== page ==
Mumbai: Parents of kids bound for foreign varsities approach political leaders for jabs
Bhushan Koyande

In view of the ongoing shortage of COVID-19 vaccines, parents of students who need to travel abroad for their studies have started to approach public representatives, requesting them to arrange special vaccination drives for their wards.

The anxious parents said that the semester in most of the universities in Europe and the United States starts between August and September. Only if the students get the vaccinated now will they be able to get the second dose within the stipulated 8 to 12 weeks gap. “Several universities have laid out strict guidelines for their foreign students. Students need to get their doses completed or else their admission would be cancelled,” said a parent requesting anonymity.

Many parents and students have been trying to book slots since the first week of May. However, due to the rush, many couldn't get a booking for a single day. “Now that dosages for those aged between 18 and 44 have been temporarily stalled, I’m afraid that my daughter’s admission could get cancelled," said another parent.

Mihir Kotecha, Bharatiya Janata Party (BJP) legislator from Mulund, said that he is making arrangements to administer vaccine doses to students who have to travel abroad for their studies. "Total 230 students who are willing to go abroad for their studies have registered themselves in our office so far. For registration purposes, students will have to provide us with a photocopy of the confirmation letter of admission. After the arrangement for the vaccine has been made, someone from the office would contact them and arrange an appointment for the doses," Kotecha said.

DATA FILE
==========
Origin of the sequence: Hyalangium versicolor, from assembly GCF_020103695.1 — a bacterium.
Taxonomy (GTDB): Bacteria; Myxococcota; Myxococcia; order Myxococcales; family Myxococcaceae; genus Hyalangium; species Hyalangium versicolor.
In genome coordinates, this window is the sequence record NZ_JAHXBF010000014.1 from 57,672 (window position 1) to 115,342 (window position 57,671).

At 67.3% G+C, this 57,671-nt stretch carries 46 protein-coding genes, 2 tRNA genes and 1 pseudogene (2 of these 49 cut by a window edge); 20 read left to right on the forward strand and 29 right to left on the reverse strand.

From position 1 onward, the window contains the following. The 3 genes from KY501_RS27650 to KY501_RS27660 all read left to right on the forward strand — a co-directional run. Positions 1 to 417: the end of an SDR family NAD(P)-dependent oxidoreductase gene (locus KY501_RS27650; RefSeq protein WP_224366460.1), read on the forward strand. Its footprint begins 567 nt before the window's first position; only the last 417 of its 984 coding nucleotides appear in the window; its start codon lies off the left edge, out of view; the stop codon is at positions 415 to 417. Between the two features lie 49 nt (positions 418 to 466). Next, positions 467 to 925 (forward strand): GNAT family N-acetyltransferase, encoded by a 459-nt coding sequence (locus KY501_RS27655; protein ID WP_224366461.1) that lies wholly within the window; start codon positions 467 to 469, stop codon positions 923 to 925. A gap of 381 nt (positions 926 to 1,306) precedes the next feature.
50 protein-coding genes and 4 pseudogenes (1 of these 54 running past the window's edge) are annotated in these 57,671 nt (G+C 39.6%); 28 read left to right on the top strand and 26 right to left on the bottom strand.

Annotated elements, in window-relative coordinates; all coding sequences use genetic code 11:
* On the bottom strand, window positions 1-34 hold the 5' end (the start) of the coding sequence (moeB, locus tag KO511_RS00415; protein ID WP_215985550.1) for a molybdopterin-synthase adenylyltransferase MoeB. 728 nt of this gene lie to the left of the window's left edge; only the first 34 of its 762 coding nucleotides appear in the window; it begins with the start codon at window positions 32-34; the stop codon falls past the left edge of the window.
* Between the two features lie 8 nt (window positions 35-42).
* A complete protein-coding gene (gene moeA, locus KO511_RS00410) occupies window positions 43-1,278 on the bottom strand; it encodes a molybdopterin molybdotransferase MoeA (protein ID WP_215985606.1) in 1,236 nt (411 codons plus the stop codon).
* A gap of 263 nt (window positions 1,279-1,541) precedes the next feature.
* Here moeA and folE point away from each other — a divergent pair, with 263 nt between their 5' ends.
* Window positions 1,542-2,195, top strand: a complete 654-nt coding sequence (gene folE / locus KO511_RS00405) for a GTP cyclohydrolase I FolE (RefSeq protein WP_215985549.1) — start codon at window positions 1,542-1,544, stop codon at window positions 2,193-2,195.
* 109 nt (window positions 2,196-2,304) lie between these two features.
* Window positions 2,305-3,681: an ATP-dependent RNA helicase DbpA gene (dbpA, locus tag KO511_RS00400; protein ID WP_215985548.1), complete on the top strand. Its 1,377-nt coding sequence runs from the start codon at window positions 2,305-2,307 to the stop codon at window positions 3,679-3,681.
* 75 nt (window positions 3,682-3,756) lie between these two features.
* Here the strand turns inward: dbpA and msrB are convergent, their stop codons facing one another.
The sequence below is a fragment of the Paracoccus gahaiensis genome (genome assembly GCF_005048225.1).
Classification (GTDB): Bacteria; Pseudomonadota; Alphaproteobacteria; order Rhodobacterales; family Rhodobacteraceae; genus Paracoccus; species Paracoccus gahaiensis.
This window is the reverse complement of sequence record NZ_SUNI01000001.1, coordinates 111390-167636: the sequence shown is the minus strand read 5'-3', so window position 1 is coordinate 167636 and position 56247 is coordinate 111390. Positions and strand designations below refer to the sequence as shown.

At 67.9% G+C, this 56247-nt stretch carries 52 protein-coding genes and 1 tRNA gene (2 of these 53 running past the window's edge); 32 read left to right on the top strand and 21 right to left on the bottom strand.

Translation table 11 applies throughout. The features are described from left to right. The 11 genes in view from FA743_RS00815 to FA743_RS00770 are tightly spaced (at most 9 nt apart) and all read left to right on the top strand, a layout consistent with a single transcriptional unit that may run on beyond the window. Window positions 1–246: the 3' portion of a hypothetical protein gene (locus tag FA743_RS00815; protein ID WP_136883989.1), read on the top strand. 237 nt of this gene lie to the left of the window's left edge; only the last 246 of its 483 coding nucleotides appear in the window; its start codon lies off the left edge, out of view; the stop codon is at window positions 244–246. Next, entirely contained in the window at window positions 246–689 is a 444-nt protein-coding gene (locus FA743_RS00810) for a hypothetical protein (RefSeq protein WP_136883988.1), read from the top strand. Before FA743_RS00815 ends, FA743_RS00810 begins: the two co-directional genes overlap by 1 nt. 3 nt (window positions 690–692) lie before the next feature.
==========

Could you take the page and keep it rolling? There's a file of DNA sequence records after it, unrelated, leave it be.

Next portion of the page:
He also mentioned that the students will have to bear the cost of the doses, as private hospitals will be appointed for administering the doses. "Initially, we had kept a target of 100 doses, but the demand has increased, so we are working towards giving students their first dose of Covishield in the next four to five days," Kotecha said.

He also mentioned that students will have to bear the cost of the doses. "For students, free vaccines will not be available as we will be appointing private hospitals or dispensaries for the inoculation," Kotecha said.

Asif Zakaria, senior Congress corporator from Bandra (West), said that he received similar requests from several parents and students. “The requests to arrange for vaccines have been coming regularly. Studying in foreign universities costs a lot of money. Parents are scared that if their child is not vaccinated, then their admission could get cancelled," Zakaria told the Free Press Journal. “I think the BrihanMumbai Municipal Corporation (BMC) should frame a policy for students and specially-abled children. Unless the authorities step in, this issue cannot be solved on a large scale," Zakaria said.

A senior BMC official said that unless the stock of vaccines is replenished, it will be difficult for BMC to accommodate new categories. "For the time being, students willing to go abroad can arrange for vaccines in consultation with private hospitals. Unless the stock is refilled, we will not be able to start vaccination for all the eligible age groups in Mumbai," the official said.

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